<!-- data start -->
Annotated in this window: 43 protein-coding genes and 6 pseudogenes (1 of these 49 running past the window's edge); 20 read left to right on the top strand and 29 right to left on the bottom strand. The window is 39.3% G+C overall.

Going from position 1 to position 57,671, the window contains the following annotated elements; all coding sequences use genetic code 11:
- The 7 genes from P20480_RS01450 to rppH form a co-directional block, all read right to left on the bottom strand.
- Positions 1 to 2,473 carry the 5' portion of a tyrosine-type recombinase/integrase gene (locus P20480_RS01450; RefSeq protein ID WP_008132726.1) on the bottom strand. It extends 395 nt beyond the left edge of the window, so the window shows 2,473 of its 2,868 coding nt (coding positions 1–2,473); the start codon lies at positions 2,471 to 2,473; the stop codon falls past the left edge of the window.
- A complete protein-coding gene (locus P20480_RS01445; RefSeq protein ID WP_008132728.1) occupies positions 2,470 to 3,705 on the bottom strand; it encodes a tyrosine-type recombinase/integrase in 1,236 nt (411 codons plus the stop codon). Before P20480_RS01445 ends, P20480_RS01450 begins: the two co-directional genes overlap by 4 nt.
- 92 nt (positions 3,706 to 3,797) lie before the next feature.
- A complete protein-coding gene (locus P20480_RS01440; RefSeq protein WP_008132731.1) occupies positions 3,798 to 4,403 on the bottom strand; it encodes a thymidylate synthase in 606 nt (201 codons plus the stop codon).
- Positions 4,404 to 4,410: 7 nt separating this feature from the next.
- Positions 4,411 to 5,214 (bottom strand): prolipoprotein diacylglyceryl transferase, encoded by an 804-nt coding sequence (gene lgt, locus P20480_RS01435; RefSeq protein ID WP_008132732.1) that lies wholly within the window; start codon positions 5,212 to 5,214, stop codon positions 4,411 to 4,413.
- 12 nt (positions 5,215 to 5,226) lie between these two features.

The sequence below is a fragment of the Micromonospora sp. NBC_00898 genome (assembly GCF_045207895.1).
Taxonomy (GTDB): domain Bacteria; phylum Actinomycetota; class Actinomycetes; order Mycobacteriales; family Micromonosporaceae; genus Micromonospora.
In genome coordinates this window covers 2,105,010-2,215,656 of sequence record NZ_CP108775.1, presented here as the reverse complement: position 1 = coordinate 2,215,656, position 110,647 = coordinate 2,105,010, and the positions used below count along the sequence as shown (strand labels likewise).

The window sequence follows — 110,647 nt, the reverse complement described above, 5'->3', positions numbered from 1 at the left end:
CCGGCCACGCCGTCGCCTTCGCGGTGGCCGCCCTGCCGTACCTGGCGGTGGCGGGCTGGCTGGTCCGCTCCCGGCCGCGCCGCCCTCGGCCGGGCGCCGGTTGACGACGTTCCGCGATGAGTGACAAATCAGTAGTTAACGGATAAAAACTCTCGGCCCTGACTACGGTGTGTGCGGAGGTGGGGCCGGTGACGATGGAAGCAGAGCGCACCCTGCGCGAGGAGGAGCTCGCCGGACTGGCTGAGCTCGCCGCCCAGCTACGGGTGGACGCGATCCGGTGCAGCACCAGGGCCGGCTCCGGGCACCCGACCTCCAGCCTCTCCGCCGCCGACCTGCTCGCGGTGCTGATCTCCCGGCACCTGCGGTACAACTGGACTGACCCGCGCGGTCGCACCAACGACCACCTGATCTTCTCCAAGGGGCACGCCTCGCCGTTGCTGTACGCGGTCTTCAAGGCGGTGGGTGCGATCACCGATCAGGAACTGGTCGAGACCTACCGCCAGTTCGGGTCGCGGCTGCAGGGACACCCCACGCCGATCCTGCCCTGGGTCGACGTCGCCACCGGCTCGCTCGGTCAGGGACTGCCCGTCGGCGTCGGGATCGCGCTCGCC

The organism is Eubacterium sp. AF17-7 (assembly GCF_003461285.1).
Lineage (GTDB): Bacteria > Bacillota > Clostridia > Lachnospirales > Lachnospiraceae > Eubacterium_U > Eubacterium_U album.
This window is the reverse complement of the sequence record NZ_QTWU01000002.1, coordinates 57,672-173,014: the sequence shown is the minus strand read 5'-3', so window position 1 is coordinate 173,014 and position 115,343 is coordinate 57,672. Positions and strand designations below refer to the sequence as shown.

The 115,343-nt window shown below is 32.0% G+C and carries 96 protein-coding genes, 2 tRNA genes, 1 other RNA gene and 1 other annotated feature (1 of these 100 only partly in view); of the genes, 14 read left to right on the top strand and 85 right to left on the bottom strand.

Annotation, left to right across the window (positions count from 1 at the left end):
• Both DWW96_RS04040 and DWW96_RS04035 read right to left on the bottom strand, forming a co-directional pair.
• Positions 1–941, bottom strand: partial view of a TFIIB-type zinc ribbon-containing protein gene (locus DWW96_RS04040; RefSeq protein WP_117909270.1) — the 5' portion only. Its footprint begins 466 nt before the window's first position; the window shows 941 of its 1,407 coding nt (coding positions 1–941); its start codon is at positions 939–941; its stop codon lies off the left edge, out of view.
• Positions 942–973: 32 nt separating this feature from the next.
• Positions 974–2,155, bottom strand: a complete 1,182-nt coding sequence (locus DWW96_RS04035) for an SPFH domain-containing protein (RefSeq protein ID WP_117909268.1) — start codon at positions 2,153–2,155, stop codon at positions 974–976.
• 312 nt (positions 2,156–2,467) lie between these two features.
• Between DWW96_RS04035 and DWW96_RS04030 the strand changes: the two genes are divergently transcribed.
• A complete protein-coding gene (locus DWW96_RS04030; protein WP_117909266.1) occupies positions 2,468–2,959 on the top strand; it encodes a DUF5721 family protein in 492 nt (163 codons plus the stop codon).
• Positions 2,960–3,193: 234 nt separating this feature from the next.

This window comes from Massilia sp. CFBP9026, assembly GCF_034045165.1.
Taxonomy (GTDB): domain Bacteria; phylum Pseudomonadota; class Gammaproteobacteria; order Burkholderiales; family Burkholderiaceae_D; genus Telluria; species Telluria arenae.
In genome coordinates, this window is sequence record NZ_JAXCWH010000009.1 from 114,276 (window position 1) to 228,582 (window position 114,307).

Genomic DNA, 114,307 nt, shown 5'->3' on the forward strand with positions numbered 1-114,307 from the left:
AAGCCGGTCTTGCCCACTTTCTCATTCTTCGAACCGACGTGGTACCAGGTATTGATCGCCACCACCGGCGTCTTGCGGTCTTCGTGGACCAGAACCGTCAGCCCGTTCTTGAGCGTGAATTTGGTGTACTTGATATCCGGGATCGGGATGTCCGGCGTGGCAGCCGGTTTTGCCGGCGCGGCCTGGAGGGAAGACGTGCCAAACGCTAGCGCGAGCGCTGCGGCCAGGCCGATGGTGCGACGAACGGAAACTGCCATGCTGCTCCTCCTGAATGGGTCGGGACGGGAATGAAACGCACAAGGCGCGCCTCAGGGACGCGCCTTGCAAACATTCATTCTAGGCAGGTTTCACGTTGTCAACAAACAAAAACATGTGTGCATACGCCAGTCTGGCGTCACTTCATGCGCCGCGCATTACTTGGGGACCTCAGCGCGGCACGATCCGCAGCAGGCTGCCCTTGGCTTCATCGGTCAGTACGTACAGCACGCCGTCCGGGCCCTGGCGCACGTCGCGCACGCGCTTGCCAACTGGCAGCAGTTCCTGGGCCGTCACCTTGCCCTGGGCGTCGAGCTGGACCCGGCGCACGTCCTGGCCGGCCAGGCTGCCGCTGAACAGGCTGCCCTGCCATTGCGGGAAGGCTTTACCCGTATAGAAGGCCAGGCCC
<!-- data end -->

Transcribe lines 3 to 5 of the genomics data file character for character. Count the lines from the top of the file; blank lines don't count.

- The 7 genes from P20480_RS01450 to rppH form a co-directional block, all read right to left on the bottom strand.
- Positions 1 to 2,473 carry the 5' portion of a tyrosine-type recombinase/integrase gene (locus P20480_RS01450; RefSeq protein ID WP_008132726.1) on the bottom strand. It extends 395 nt beyond the left edge of the window, so the window shows 2,473 of its 2,868 coding nt (coding positions 1–2,473); the start codon lies at positions 2,471 to 2,473; the stop codon falls past the left edge of the window.
- A complete protein-coding gene (locus P20480_RS01445; RefSeq protein ID WP_008132728.1) occupies positions 2,470 to 3,705 on the bottom strand; it encodes a tyrosine-type recombinase/integrase in 1,236 nt (411 codons plus the stop codon). Before P20480_RS01445 ends, P20480_RS01450 begins: the two co-directional genes overlap by 4 nt.